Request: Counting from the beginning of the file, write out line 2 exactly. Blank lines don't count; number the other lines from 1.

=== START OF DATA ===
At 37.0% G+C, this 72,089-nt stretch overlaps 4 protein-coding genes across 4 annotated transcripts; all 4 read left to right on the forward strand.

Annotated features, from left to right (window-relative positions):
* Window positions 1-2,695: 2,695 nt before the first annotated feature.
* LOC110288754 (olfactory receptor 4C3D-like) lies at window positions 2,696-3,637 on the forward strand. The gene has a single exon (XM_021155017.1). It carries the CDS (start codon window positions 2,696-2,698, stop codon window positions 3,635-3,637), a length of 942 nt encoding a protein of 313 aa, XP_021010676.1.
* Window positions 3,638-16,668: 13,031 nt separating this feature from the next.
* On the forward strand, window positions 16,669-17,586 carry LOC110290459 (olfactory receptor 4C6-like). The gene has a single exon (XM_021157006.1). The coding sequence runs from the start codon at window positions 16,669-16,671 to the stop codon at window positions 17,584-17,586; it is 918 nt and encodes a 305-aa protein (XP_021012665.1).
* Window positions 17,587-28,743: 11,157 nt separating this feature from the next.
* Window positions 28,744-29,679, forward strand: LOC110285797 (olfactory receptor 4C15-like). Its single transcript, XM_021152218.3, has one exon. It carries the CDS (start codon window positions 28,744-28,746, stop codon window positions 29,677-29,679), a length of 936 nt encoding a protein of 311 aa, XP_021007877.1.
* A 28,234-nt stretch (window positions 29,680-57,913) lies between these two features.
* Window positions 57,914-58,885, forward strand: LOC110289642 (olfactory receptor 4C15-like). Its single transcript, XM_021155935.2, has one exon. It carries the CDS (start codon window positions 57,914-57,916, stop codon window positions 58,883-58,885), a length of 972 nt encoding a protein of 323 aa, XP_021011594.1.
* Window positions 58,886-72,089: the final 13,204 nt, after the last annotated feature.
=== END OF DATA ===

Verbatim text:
Annotated features, from left to right (window-relative positions):